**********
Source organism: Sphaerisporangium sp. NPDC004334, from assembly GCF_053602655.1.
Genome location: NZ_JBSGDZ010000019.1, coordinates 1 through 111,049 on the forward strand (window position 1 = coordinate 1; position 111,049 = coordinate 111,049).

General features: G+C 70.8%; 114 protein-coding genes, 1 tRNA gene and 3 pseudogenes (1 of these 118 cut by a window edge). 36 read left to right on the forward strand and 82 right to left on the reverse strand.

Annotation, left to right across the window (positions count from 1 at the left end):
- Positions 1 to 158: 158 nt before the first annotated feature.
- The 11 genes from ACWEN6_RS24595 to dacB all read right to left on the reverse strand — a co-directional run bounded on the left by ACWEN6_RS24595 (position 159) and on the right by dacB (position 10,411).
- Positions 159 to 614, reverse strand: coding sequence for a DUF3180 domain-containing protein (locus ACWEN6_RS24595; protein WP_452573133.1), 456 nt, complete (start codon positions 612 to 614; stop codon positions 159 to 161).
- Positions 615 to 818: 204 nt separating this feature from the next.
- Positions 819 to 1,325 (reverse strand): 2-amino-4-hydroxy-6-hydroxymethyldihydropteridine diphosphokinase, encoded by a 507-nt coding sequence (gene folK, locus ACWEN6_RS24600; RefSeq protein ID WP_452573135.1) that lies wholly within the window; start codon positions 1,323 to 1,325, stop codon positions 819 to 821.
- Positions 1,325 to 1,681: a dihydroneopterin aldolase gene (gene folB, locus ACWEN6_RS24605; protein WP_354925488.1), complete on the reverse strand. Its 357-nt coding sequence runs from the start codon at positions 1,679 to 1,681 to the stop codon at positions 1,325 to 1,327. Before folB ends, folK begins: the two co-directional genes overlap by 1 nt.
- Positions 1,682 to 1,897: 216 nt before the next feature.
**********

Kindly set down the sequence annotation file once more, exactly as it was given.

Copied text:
Source organism: Sphaerisporangium sp. NPDC004334, from assembly GCF_053602655.1.
Genome location: NZ_JBSGDZ010000019.1, coordinates 1 through 111,049 on the forward strand (window position 1 = coordinate 1; position 111,049 = coordinate 111,049).

General features: G+C 70.8%; 114 protein-coding genes, 1 tRNA gene and 3 pseudogenes (1 of these 118 cut by a window edge). 36 read left to right on the forward strand and 82 right to left on the reverse strand.

Annotation, left to right across the window (positions count from 1 at the left end):
- Positions 1 to 158: 158 nt before the first annotated feature.
- The 11 genes from ACWEN6_RS24595 to dacB all read right to left on the reverse strand — a co-directional run bounded on the left by ACWEN6_RS24595 (position 159) and on the right by dacB (position 10,411).
- Positions 159 to 614, reverse strand: coding sequence for a DUF3180 domain-containing protein (locus ACWEN6_RS24595; protein WP_452573133.1), 456 nt, complete (start codon positions 612 to 614; stop codon positions 159 to 161).
- Positions 615 to 818: 204 nt separating this feature from the next.
- Positions 819 to 1,325 (reverse strand): 2-amino-4-hydroxy-6-hydroxymethyldihydropteridine diphosphokinase, encoded by a 507-nt coding sequence (gene folK, locus ACWEN6_RS24600; RefSeq protein ID WP_452573135.1) that lies wholly within the window; start codon positions 1,323 to 1,325, stop codon positions 819 to 821.
- Positions 1,325 to 1,681: a dihydroneopterin aldolase gene (gene folB, locus ACWEN6_RS24605; protein WP_354925488.1), complete on the reverse strand. Its 357-nt coding sequence runs from the start codon at positions 1,679 to 1,681 to the stop codon at positions 1,325 to 1,327. Before folB ends, folK begins: the two co-directional genes overlap by 1 nt.
- Positions 1,682 to 1,897: 216 nt before the next feature.